Candidates should appear on the ballot if:

Thursday, May 31, 2007

How Fascism Grows in a Culture

Good morning, Oklahoma!

It now appears clear that there was micro-management intervention in the presentation of the Newscast on Fox 25 KOKH on May 29.


I was interviewed by Andrew Speno news anchor on Oklahoma City station KOKH Fox 25. The news event was my effort to circulate a petition for access to the ballot for 2008 as required by Oklahoma election law.

That law has been under litigation since 2004 and finally reached the Oklahoma Supreme Court and they decided unanimously to refuse to hear the case. Therefore, any political candidates attempting to exercise the right to seek public office in Oklahoma under any party label other Democrat or Republican are effectively suppressed by a law which many regard as illegal under both the Oklahoma and U.S. Constitutions.


Mr. Speno and I had an amiable interview for nearly fifty minutes about ballot access law in Oklahoma and my potential candidacy for U.S. Representative in 2008. Later that evening Mr. Speno's report appeared in the Fox 25 nine o'clock newscast which seemed to me generally favorable, even though I was portrayed as a "lone crusader" who
obtained on one citizen signature before being ejected from the premises by the property owner - Albertson's supermarket.


At the conclusion of the Fox news story Mr. Speno announced that Fox was going to poll their viewers whether all political parties should appear on the ballot in Oklahoma. The poll never appeared on the their web site www.okcfox.com.


First, the anchor would not have announced the poll on ballot access if he did not have the normal authority to do so. Second, management must have a political agenda which motivates their intervention on the reporter's normal professional practices. Such micro-management indicates a corporate policy of news shaping. News shaping is
crypto-propaganda. Propaganda is the dissemination of a particular doctrine and the suppression by censorship of controversy with any opposing doctrines. Crypto-propaganda is the attempt to insinuate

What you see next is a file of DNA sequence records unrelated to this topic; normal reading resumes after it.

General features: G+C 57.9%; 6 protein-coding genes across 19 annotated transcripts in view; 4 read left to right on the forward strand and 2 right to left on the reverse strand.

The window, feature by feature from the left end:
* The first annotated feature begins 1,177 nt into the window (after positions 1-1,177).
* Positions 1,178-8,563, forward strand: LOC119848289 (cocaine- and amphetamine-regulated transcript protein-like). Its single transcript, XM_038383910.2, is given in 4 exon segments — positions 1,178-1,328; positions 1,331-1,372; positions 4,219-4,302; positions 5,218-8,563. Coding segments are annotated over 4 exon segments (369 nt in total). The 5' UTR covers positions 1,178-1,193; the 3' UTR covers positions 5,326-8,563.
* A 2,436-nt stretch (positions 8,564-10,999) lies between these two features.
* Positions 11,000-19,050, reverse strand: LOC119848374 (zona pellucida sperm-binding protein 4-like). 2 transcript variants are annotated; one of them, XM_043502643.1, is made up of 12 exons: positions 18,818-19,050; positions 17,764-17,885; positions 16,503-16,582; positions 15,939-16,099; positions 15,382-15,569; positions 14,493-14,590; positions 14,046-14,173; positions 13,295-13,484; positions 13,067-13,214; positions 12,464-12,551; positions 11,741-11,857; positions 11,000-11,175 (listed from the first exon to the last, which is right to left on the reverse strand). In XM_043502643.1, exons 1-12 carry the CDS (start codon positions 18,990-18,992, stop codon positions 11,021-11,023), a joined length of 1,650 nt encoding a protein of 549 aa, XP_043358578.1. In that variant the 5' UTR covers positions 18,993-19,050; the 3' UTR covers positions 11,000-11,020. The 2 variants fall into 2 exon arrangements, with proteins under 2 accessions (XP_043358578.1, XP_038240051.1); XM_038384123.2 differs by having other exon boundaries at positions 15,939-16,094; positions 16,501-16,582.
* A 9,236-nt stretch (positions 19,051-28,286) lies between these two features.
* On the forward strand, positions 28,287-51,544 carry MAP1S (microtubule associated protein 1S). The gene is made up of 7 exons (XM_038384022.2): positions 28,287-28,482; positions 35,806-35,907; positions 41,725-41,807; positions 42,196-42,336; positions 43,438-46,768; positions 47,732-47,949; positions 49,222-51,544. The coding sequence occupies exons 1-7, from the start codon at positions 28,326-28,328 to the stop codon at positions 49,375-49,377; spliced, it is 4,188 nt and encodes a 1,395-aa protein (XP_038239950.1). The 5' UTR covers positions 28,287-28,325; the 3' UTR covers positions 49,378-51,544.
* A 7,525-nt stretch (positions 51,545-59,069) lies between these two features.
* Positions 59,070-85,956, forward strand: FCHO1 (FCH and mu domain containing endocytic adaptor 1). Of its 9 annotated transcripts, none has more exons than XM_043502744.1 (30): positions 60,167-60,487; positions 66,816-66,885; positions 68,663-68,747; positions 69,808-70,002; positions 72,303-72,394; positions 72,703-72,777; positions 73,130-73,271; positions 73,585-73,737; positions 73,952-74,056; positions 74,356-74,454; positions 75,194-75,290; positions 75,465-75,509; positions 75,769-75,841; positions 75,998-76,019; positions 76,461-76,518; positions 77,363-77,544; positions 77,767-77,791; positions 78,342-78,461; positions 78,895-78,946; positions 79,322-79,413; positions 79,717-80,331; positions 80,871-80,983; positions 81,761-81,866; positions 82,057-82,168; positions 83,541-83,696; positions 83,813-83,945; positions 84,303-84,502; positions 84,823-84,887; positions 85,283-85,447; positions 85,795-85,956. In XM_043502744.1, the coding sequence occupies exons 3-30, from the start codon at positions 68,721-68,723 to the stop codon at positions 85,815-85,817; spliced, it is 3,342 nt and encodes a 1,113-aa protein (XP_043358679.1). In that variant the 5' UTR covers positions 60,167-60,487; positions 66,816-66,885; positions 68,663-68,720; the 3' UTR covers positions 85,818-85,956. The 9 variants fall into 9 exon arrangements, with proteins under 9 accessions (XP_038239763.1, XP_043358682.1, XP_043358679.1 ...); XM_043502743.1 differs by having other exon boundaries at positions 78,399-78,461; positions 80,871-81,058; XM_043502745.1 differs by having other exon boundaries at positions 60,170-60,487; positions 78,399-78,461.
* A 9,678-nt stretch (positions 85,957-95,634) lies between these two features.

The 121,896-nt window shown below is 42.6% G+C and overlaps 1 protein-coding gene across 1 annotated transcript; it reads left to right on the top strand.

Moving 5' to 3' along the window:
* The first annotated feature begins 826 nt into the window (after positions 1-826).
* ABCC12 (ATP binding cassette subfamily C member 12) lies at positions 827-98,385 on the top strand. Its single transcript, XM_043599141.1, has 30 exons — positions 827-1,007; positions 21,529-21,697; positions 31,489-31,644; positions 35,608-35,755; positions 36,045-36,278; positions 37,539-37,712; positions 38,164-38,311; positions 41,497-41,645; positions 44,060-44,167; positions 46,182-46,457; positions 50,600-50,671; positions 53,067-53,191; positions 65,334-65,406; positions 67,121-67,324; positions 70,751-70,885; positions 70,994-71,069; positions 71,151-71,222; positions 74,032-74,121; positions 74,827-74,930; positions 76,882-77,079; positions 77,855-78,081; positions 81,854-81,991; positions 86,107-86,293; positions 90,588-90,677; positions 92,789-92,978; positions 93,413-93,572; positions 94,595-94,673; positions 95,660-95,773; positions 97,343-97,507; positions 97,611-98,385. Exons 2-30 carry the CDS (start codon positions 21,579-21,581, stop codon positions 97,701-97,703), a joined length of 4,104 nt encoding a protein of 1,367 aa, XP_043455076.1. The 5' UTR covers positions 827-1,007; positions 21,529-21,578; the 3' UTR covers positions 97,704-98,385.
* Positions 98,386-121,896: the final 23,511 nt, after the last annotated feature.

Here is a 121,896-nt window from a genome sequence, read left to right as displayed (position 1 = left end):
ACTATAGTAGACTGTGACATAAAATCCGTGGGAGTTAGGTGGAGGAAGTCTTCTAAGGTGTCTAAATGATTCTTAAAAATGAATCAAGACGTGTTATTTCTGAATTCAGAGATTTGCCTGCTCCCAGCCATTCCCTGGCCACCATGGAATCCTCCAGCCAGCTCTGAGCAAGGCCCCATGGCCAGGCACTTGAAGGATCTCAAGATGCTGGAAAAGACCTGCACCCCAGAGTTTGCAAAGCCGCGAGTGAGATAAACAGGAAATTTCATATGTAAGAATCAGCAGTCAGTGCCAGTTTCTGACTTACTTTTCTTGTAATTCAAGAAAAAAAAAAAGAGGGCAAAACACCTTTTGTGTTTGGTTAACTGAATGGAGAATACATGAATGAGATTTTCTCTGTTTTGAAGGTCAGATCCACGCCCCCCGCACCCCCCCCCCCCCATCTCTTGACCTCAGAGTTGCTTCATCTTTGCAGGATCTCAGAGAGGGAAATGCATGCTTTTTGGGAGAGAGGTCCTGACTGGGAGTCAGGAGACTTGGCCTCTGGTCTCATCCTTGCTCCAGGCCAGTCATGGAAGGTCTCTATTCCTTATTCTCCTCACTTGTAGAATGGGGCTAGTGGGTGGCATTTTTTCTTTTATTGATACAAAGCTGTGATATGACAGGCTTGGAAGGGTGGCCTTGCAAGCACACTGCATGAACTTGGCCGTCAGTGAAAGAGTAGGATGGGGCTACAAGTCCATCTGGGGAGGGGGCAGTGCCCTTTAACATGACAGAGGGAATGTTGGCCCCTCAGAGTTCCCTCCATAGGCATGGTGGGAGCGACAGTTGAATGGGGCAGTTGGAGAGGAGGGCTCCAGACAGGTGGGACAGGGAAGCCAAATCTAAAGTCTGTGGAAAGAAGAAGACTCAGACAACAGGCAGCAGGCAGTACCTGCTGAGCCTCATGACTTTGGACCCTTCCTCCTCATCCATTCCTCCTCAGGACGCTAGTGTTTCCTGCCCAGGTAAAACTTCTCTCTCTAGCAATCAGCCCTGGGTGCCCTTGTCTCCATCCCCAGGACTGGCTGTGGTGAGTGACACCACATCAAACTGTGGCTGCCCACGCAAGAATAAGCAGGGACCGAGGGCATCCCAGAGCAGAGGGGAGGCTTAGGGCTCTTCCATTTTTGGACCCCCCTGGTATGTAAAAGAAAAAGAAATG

doctrine without overt admission that doctrine is being promoted.


There is nothing illegal about such activity under the First Amendment. It is simply ethically wrong. Obviously its practitioners disagree. They must believe they are serving some greater good which justifies subterfuge. This does not make all Fox employees bad people from our ethical standard so long as they resist the attempts.

However, the time will come when they will have to choose between a more professional (libertarian?) ethic and overt complicity. The culprits are management at Fox. This is how fascism takes root in a culture.


I must now admit that my exercise in petitioning yesterday was more than an attempt to challenge the oppression of election law in Oklahoma. Previously I was engaged in a campaign for Congress which was suppressed by Oklahoma ballot law. KOKH interviewed me about that campaign. The presentation of that interview was suspicious. As we
begin this campaign to achieve ballot access by compliance under a stupidly prejudicial law which is beneath judicial notice in this state, I wanted to 'mystery shop' KOKH news policy. Events, I contend, support my conclusions. The Fox management was caught didling their viewers with crypto-propaganda.


They can't even conduct an unscientific poll (for entertainment value alone) about access to the ballot without intervention from management.


Fox viewers beware!


D. Frank Robinson, Candidate for U.S. House of Representatives 2006

2 comments:

Branden Robinson said...

Well, call him back, man.

Or email him.

Express your concern with the non-appearance of the poll.

See if he makes you talk to the hand.

It's possible the web monkey guys screwed up the poll somehow.

But I gotta admit the plausibility of your scenario. Faux News is too enamored of its image as the "alternative" to the scourge of "liberalism" to endorse the concept of giving people lots of alternatives.

But I still think a good move would be to put Mr. Speno himself on the spot. Make him lie to you, or ignore you. In other words, make him feel like a dick. :)

Sometimes actions have consequences only if we take the responsibility to mete those consequences out.

D. Frank Robinson said...

I sent him an email at the station the next day. I called his cell number and left a VM.

I think he got sandbagged by upper management. KOKN station is part of Roger Ailes fiefdom, MyNetworkTV, under Rupert Murdock. I'll give Mr. Speno a bit longer to respond. If he doesn't, I'll take it as further confirmation of my assessment.